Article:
Mail Order shopping is an increasingly popular way to buy goods, and of course it is ideal if you at home with your baby or toddlers.

Many people prefer to shop this way, rather than travelling to and from busy shopping centres and High Streets. Opportunities to buy by mail order are all around us, via magazines, newspapers and catalogues, telephone selling, TV and radio advertising, postal offers and mail shots, and increasingly through electronic means, such as the Internet. Virtually anything can be bought by mail order, from clothing, make up and shoes to food and wine; books, CDs and videos to garden plants and furniture; and even large and expensive items such as sofas, computers and cars.

When you buy goods this way, the law gives you the same rights as you would have in a shop. The Sale of Goods Act 1979 (amended by the Sale and Supply of Goods Act 1994) says that goods should be:

  • of a satisfactory quality
  • reasonably fit for their normal purpose
  • as described

So if the goods are faulty or misdescribed when you receive them, you are entitled to return them and get a full refund, including any postage charges that you paid. You need to act quickly, though.

If you buy online you have a cancellation period of seven working days, starting from the day after you receive the items. This is known as a ‘cooling off period’ and starts from the time you place your order. If you change your mind about wanting the items within this time you can cancel your order, send the goods back and ask for your money back. However, you are not allowed to send back the following items if you change your mind:

  • computer software, CDs or DVDs if their security seal has been broken
  • personalised items (for example an engraved item) or items made to your specification
  • perishable items such as food or flowers
  • newspapers or magazine
  • goods/services where the price is dependent on fluctuations in the market (e.g. currency or shares)

You might feel worried about sending your money off first – what happens if you don’t get your goods, or the trader goes bust?

Follow these tips to try to minimise any risks.

tips for shopping by post

  • Always keep a copy of your order and the advertisement. If you saw the goods in a TV advert or heard about them on a radio advert, make a note of the company’s details and the date of the advert and keep it safe.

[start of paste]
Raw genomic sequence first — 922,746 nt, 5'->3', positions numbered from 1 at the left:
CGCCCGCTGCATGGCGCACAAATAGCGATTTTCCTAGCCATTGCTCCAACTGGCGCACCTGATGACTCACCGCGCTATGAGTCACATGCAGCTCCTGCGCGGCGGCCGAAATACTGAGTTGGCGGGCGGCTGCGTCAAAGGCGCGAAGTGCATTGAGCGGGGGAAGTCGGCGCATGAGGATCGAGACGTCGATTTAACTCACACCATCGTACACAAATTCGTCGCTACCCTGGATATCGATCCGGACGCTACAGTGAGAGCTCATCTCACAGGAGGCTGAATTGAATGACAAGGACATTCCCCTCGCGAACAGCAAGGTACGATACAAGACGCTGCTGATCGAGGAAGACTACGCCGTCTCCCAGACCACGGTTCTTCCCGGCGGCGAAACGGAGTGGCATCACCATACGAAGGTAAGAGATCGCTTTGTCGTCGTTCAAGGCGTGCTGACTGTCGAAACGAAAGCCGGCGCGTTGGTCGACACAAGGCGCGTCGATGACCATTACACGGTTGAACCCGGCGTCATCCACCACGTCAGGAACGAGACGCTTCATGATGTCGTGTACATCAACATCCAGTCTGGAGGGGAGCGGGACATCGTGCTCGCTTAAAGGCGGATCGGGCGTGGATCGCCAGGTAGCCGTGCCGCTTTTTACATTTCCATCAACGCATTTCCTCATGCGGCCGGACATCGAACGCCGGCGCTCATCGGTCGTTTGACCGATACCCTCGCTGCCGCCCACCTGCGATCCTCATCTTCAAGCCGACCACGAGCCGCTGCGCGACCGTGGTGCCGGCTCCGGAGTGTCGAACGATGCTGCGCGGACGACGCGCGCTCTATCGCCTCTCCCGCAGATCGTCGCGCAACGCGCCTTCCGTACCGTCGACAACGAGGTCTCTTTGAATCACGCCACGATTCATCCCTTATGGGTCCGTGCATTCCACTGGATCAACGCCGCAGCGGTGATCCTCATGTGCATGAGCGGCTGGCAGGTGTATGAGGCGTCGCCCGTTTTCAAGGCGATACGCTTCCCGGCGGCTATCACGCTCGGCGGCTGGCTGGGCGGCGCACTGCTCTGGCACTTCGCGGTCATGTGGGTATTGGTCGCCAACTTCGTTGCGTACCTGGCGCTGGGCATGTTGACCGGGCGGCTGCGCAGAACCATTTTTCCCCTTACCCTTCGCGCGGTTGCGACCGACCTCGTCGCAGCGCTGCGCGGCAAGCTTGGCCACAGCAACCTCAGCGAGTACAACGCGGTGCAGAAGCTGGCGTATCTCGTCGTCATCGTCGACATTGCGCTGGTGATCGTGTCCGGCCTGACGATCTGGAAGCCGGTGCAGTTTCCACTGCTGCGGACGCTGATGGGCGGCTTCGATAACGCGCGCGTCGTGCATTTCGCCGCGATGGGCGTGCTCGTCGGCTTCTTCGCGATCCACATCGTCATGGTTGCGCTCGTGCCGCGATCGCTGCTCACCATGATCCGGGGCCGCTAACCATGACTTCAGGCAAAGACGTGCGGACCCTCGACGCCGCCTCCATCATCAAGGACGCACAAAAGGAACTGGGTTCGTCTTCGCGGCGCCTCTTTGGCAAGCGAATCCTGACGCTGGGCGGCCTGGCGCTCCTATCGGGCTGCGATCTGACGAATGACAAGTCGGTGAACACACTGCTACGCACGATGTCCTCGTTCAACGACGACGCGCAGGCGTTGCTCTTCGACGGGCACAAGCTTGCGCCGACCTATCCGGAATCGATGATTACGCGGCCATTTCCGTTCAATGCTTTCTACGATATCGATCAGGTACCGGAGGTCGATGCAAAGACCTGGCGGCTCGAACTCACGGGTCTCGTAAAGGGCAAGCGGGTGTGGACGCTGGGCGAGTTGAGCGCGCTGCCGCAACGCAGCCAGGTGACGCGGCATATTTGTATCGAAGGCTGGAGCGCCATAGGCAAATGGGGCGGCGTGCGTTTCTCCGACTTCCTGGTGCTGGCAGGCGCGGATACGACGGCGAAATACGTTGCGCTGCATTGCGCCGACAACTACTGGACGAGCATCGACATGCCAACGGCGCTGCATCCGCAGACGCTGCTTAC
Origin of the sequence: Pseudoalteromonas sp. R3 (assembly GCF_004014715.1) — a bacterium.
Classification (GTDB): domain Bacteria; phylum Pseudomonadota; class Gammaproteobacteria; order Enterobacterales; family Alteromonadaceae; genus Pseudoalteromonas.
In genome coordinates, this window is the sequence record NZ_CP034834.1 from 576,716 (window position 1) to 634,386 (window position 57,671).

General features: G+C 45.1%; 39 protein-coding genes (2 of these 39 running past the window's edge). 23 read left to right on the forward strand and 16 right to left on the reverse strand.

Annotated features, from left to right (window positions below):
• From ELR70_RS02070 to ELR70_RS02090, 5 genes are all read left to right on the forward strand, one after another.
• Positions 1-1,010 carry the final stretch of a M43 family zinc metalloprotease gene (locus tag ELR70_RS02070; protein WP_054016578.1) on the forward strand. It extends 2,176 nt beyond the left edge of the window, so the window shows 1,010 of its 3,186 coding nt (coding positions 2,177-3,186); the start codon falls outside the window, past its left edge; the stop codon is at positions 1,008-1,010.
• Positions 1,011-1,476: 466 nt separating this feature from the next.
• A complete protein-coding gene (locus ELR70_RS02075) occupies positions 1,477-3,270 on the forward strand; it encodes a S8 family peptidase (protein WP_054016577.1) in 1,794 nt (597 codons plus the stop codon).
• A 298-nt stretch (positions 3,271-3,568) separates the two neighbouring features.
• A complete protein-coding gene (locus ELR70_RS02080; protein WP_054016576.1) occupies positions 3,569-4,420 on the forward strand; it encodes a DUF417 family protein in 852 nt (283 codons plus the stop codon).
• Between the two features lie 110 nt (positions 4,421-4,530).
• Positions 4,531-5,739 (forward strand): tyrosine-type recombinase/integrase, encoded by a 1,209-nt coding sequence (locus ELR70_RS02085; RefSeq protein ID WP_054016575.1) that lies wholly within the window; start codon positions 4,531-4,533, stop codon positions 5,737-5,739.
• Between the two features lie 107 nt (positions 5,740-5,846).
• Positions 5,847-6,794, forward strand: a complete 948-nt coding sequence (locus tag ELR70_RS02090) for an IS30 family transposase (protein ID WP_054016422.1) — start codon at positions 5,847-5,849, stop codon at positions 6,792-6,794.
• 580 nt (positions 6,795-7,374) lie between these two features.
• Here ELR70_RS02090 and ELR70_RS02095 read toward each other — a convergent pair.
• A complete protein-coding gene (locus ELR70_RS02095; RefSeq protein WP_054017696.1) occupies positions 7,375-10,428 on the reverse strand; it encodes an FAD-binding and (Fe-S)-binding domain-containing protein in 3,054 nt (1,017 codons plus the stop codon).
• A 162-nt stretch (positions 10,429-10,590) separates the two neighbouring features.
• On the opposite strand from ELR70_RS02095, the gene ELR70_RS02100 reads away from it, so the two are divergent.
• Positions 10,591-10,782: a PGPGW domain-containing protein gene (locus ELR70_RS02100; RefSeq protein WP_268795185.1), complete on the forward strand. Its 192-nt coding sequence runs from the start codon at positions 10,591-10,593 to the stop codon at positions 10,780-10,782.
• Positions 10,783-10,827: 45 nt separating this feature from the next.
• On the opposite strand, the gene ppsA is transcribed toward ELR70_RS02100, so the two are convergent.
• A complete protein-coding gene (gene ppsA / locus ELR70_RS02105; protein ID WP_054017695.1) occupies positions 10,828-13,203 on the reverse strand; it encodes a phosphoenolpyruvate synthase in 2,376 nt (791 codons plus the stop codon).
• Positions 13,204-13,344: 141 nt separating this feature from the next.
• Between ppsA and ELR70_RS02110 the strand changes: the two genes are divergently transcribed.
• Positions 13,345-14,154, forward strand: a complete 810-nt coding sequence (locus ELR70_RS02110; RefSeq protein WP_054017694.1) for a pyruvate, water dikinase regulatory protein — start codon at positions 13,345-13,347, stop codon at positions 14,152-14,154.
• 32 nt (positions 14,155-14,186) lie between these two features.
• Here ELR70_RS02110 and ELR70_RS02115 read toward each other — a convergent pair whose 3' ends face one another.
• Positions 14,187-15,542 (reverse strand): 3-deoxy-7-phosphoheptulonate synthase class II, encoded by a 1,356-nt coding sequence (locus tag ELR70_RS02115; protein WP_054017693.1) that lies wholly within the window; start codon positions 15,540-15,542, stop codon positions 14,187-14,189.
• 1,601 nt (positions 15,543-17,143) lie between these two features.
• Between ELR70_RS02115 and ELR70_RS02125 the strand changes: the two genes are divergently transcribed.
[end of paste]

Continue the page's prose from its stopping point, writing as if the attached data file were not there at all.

• Try to deal with companies who give their full address. Be wary of companies who only give a Post Office Box number or a telephone number.
  • Try to avoid paying in advance if possible. Some mail order companies will invoice you after they have sent the goods to you, and this is the best way of protecting your money.
  • If you have to pay up front, don’t send cash through the post, unless you use registered post.
  • If the goods are worth more than £100 each, consider paying by credit card, as this protects your money in the event of something going wrong with the order.
  • Keep hold of cheque stubs and postal order counterfoils, and keep an eye on your bank statements to ‘track’ the order.
  • If you need the goods for a particular event, such as birthdays or Christmas, make sure you state this clearly when you place the order.
  • If you have seen the goods in a magazine, newspaper or catalogue, check whether the company is covered by a relevant mail order protection scheme.
  • If you are joining a club or scheme with membership requirements, such as a book or record club, make sure you read the terms fully so that you know your level of commitment. Make sure you keep a copy of the terms if necessary.
  • Check if the company has a policy on returning goods that you don’t like or arrive damaged – many firms will allow you to send unwanted goods back within between 7 to 14 days. But, at the moment, there is no legal obligation on them to do so.
  • If the packaging is damaged then either do not sign to accept the delivery, or make a specific note that the package is damaged. Many times the small print when you are asked to sign says you are accepting the goods received in perfect condition – which can be a problem if you later try and reject them.
  • If you have to return any goods, make sure you get a proof of posting certificate from the carrier. If you are writing to the company to complain about something, consider using ‘RECORDED DELIVERY’.

The Trading Standards Institute have kindly allowed us to reproduce the following advice on buying by post.

For more information and advice, visit their web site

There is also useful advice the consumer direct website